[IE] Complaint on court report in news programme upheld in part

IRIS 2019-1:1/26

Ingrid Cunningham

School of Law, National University of Ireland, Galway

In October 2018, the Compliance Committee of the Broadcasting Authority of Ireland (BAI), by majority, upheld a complaint in part regarding a report of court proceedings broadcast by public service broadcaster RTÉ One on their Six-One News, a news programme broadcast each evening at 6.01 p.m.

Under section 48 of the Broadcasting Act 2009, individuals may make a complaint to the Authority that a broadcaster failed to comply with the broadcasting codes. The complainant referred to a report of court proceedings at a district court in which the complainant appeared as the defendant. The complainant was of the view that the manner in which the case was reported on the Six One News programme, with the inclusion of only some facts which were known at the time, meant that the programme was not presented with “due accuracy” and did not include “all available facts." The complainant asserted that “the exclusion of the acquittal in particular, rendered the report “misleading and unfair” and that the report was not “accurate, objective or impartial” thus violating Rules 4.1, 4.2, 4.17 and 4.19 of the BAI Code of Fairness, Objectivity and Impartiality in News and Current Affairs 2013.

In response to the complaint, RTÉ submitted that the report was based on a court copy supplied by a freelance journalist, received at 1.51 p.m. that day, detailing the morning’s court proceedings, and the Six-One News was based on this copy. A further copy was received at 6.23 p.m., which “was too late for the report to be updated before being aired” however, full details were made available on the RTÉ website. The broadcaster maintained that the report was “accurate and fair having regard to the circumstances and facts known at the time of preparing and broadcasting the content.” With regard to the complainant’s objection to some facts being excluded from the report, RTÉ stated that it “cannot cover every detail pertaining to court proceedings” and was of the view that “the contents of the Six-One News and the later updated online report accurately and impartially reported on proceedings of the court and that there was no misrepresentation of the facts.”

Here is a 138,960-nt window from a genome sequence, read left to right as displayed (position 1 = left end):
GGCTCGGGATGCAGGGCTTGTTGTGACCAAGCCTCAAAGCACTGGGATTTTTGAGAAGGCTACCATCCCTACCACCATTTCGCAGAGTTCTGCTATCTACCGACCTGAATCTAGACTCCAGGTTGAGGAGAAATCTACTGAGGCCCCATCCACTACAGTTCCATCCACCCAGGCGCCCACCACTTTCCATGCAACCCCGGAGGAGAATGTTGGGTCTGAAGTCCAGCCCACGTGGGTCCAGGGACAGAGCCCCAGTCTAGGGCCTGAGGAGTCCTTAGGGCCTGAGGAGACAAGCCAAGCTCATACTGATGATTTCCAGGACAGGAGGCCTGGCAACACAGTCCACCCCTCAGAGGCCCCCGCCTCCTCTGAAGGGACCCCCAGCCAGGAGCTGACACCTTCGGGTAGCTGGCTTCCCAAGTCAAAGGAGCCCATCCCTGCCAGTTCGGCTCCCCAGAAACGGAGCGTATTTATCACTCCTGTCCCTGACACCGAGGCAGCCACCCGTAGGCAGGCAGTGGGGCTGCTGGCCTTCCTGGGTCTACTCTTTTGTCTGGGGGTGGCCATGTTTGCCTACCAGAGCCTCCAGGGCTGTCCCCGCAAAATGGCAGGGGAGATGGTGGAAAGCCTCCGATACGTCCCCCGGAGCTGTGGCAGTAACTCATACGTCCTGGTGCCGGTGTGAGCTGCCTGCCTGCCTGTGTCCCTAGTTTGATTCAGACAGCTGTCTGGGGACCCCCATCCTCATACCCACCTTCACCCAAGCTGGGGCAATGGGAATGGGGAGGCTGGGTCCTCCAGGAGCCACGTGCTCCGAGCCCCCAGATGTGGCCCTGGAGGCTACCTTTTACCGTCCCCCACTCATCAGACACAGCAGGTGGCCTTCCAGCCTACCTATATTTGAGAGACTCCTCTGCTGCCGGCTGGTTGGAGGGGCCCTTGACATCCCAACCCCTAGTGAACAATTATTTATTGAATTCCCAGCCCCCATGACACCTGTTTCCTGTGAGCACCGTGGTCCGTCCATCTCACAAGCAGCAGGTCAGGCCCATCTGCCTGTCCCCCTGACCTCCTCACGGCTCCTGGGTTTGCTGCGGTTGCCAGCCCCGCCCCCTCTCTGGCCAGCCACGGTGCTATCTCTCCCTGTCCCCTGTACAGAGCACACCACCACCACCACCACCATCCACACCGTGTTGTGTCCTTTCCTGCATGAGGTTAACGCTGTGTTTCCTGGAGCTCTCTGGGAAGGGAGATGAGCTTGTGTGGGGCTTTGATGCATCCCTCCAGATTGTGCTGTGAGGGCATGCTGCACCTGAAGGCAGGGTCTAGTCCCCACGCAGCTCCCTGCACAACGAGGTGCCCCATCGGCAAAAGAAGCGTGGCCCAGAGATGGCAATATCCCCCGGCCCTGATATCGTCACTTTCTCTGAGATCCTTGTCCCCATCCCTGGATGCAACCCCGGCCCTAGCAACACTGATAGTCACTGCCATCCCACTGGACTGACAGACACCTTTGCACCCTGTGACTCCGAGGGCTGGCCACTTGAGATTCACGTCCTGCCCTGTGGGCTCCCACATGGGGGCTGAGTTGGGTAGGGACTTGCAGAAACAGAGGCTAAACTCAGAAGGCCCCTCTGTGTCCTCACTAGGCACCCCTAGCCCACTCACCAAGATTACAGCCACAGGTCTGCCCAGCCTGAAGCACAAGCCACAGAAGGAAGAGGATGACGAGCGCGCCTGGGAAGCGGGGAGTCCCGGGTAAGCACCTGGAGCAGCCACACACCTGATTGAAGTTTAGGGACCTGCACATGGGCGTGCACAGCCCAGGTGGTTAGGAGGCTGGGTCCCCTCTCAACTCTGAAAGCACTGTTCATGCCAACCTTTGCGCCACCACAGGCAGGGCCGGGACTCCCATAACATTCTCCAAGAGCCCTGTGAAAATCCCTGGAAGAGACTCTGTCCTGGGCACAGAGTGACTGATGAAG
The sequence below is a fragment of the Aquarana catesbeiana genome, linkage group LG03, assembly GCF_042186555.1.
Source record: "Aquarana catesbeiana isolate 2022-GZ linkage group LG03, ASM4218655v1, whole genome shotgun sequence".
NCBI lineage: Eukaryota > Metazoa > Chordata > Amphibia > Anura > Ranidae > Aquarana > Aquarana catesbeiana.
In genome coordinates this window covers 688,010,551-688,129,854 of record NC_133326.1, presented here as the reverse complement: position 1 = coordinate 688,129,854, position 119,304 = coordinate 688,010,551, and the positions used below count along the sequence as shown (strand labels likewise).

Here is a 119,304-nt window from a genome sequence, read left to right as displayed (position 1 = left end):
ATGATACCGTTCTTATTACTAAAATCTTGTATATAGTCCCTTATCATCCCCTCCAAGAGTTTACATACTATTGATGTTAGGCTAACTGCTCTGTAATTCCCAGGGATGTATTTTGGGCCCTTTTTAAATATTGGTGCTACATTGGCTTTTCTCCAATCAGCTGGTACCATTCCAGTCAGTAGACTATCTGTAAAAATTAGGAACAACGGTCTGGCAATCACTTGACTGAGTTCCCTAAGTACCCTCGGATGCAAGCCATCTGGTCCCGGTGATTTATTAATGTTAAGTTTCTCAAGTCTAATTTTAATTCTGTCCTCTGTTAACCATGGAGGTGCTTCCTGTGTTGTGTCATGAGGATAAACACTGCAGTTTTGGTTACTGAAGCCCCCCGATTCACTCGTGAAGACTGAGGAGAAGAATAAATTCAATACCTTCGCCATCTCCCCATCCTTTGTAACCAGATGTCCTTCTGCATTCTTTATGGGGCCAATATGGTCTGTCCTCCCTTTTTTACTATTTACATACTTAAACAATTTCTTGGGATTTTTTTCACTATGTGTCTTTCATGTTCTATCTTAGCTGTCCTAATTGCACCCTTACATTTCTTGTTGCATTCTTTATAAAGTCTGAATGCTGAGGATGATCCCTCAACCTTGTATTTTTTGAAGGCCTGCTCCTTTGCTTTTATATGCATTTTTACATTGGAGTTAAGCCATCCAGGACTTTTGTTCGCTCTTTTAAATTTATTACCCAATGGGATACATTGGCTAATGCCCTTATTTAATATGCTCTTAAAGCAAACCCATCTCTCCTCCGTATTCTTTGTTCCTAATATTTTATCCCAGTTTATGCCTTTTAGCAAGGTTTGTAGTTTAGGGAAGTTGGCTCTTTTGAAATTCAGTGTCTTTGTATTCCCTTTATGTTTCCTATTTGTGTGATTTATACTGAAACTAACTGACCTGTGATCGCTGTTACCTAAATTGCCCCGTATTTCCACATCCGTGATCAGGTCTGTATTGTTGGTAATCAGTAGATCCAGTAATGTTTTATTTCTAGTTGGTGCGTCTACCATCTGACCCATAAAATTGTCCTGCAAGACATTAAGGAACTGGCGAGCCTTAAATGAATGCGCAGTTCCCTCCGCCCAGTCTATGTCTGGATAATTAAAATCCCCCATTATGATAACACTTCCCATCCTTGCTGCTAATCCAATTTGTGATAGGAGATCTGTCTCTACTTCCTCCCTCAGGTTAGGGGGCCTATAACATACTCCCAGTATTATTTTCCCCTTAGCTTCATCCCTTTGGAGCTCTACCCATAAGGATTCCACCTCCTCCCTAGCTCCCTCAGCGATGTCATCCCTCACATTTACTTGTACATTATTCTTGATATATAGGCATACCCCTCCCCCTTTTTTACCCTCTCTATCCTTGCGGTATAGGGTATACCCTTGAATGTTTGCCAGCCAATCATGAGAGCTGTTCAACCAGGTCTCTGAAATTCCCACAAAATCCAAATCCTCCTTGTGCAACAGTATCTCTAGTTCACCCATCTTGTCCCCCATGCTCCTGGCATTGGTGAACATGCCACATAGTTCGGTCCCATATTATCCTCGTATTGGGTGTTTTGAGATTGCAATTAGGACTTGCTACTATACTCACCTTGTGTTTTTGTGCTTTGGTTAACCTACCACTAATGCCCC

The BAI’s Compliance Committee, in making its determination, was “mindful that the information contained in the short news broadcast was factually accurate at the time of preparation.” However, the Committee noted that the report was prepared several hours before the broadcast and “did not feel that sufficient steps were taken by the broadcaster to ensure that the accuracy of the report was adequate and appropriate with regard to the circumstances at the time of the broadcast.” The Committee further noted that the Code of Fairness, Objectivity and Impartiality in News and Current Affairs provides that “accuracy is a fundamental principle associated with the broadcast of news and current affairs content and should always take priority over the speed with which content can be delivered”. The Committee observed that RTÉ “did not include the updated information, nor did the report include reference to the fact that the trial was ongoing at the time of preparation.” It was the view of the Committee that RTÉ “did not take sufficient steps to ensure that it complied with the principle of accuracy which underpins the Code.”

The Committee further noted that the other main aspect of the complaint was the complainant’s belief that the omission of aspects of the defence case had led to an unfair and misleading broadcast. The Committee stated that “there is no requirement for fairness in news.” Moreover, the Committee stated that “there is no requirement for the broadcaster to cover every aspect of a story and, in this instance, the Committee did not agree that the report was misleading.”

In reaching its decision, the BAI’s Compliance Committee found that the programme had infringed some requirements as set out in Section 4.2 of the Code of Fairness, Objectivity and Impartiality in News and Current Affairs and, as such, decided to uphold the complaint in part under this section.


This article has been published in IRIS Legal Observations of the European Audiovisual Observatory.